Because I am young and coming into myself, I have become aware of a series of events in my life which have been formative to my development as a person. I am both superstitious (in attributing certain things to God or to spirits or to circumstances outside of my knowledge or control, or as a teacher once said to me, “to people who have been looking over me and supporting me throughout my life, since my early childhood”) as well as rational (in attributing certain things to “feats of will” in myself, as well as strategic moments when my parents chose to act on my behalf for my greater good, even in situations I, in the moment, considered with scorn) in looking back at the timeline (or time-web, time-potato, maybe) of my life, attempting to tease out in a Freudian way the paths I have taken and how they have affected me for good or bad. Trying to better understand the reasons for my perpetual impatience, for my displeasure with the things I possess, with my amusement with the ideas behind pretention, with my preoccupation for the analysis of social structures and my disdain for my participation in the very structures I think should be utterly abolished. I think back on my life, from the beginning of the tape when, one day when I was 4 years old, after a nap, I woke up in my parent’s bedroom to see my family gathered downstairs for a barbeque and the reel, the story, begins, and try to piece together the elements which made me who I am, the highlighted, slowed-down, heavily-remastered details of the fraying wheel which stand out, which are all that is left of the masterpiece long-shot film of my life.
I’m supposed to be doing readings right now, but I’ve been so distracted by my emotions and my thoughts (on topics I won’t discuss here) and have started writing to distract myself, hopefully with the intention of clearing my mind. Since I was a kid, I’ve wanted to keep a diary, but was never able to write in one consistently. At the same time, being a 10 year old, I didn’t have much to say, since my day consisted mostly of going to school, seeing my friends, learning things, seeing my parents, etc, all of which were so quotidian they didn’t, in my mind, warrant being written down. They were as monotonous as breathing, or waking up, or blinking; activities which provided the background for my everyday life, the details which were often omitted from the manuscript because they added nothing of substance, because human beings themselves have come to take them for granted. When I got to college, I started journaling as a way of addressing a mounting issue in my life; my anxiety disorder. Unable to speak to anyone, feeling stupid for feeling so uncomfortable in public space, I turned inward, went inside, through writing in order to get to the central question: “Why are you anxious?”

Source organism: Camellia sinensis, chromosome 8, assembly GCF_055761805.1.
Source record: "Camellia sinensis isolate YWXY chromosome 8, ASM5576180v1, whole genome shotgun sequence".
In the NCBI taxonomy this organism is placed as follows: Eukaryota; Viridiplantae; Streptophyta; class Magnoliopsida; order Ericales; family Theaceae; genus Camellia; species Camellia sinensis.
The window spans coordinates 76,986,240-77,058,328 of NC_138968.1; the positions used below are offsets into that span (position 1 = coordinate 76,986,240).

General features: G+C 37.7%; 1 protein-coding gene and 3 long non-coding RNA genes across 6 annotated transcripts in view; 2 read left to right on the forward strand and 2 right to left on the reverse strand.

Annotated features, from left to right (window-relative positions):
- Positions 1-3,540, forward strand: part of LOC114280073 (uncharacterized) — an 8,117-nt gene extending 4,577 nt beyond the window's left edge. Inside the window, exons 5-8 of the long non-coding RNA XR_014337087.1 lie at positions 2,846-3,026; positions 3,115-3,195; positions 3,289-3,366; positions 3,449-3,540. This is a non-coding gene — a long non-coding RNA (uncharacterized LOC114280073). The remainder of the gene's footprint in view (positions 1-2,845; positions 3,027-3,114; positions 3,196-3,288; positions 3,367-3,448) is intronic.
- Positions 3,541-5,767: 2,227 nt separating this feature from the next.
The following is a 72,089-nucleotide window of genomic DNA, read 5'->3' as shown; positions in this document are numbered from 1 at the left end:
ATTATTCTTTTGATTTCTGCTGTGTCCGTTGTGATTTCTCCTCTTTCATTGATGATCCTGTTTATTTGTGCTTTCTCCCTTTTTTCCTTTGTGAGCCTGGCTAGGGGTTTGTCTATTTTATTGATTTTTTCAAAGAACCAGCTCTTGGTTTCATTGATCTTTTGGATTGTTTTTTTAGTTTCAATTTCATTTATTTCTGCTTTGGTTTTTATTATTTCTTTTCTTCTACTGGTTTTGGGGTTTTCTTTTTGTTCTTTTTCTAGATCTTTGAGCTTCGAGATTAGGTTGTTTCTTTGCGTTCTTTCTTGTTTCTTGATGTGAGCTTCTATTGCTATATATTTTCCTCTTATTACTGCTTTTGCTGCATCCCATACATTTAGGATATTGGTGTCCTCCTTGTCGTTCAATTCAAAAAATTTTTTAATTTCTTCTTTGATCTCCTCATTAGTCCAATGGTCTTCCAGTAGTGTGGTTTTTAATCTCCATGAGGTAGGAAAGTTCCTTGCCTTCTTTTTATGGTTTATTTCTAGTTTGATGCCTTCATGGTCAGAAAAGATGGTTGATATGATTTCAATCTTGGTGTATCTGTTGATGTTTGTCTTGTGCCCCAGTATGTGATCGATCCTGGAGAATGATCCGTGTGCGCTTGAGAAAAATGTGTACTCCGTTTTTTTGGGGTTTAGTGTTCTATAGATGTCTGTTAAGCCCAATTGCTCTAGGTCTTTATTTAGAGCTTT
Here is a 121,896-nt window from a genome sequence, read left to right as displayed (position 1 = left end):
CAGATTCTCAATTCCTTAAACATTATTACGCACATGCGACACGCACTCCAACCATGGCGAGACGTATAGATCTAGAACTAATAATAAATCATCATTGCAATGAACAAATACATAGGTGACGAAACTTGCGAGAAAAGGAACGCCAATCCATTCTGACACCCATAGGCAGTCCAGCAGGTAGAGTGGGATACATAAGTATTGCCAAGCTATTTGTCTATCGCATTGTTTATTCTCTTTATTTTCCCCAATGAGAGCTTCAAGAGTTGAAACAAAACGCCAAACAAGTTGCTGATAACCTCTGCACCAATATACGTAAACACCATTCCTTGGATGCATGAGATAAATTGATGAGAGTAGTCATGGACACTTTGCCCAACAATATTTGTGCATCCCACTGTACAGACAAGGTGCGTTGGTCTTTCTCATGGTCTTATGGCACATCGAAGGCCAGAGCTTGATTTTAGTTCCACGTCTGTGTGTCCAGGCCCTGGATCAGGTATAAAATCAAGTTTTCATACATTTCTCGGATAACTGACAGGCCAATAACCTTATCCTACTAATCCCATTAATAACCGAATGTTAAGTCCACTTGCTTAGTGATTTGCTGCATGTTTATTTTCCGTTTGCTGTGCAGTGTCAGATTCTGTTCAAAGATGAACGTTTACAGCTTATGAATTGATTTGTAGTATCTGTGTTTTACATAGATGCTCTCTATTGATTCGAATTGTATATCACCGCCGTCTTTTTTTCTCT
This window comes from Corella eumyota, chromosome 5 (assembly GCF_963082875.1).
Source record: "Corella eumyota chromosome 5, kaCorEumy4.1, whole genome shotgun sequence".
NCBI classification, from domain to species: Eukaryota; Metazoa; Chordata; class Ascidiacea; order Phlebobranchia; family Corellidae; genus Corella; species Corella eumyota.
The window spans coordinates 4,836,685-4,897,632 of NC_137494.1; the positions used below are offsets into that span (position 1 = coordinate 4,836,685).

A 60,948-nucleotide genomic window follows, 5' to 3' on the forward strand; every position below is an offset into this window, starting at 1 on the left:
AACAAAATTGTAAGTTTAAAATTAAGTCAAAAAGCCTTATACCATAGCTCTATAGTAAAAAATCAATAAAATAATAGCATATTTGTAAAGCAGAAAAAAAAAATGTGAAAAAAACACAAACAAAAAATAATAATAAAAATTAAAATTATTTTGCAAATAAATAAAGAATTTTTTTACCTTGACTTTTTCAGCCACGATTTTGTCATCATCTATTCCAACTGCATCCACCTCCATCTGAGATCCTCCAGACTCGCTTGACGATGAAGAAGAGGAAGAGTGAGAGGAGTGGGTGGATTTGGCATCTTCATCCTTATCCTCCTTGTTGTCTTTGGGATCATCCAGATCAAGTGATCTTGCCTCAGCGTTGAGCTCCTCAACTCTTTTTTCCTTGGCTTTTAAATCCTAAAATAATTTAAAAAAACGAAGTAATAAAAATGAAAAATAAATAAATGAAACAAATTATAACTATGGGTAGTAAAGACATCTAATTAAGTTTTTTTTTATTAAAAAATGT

“Why?” A question which has no true answer, which proves the existence of the small, interior realities in which we all live, isolated, distanced yet nevertheless influenced by the world around us. The “rooms” of headspace, unpopulated countries comprised of regions and provinces which are often frequented and avoided. Perhaps not unpopulated; peopled with memories, shades of loved and hated ones, shadows of ourselves. “Why?” A verbal question whose answer is never satisfactory, for we can never adequately fit ourselves into another person’s headspace and therefore understand the context or lack thereof which feeds its dissatisfying response. A question which when spoken aloud only furthers the rift between interlocutors in its affirmation of the notion that one’s thoughts are distinct, are unintelligible, are irrational, that one’s mind operates differently, that one’s reality functions differently than another’s. “Why?” A command of a question; it demands an answer, is imperative in its unanswered disbelief and distrust. A question which forces the mind to translate rabid thoughts, mental gibberish into language which cannot and never has been able to support it. Meaning is lost, details fall by the wayside, for language is not enough. A question whose answer is never enough.
About a year ago, I was invited to be on my sister’s show the Grapevine. They were filming an episode about the relationships and tensions between Africans and African-Americans, and, knowing that I research contemporary (West) African literature, my sister invited me on the show for what was, in my opinion, a nice and informative conversation about the complexities of life in the United States for people whose bodies are read as Black, yet who experience Blackness in different, nuanced ways particular to their ethnic and national identities. The episode I was on was never aired, mostly because my sister and the showrunner, Ashley Akunna, were worried that it would start a war in the comments, but a recent reshoot of this segment, split across three episodes in order to include West Indian experiences, incurred such great vitriol among Black people from all walks that Ashley turned off the comments on the videos. I will provide links below, but I wanted to take the time to reprise a post I wrote in April of last year which defined African-American as an socio-ethnic marker in order to explore some of the pitfalls of this classification, as well as the great necessity for increased conversation on the merits and complexities of ethnicity in discussions of race in the United States.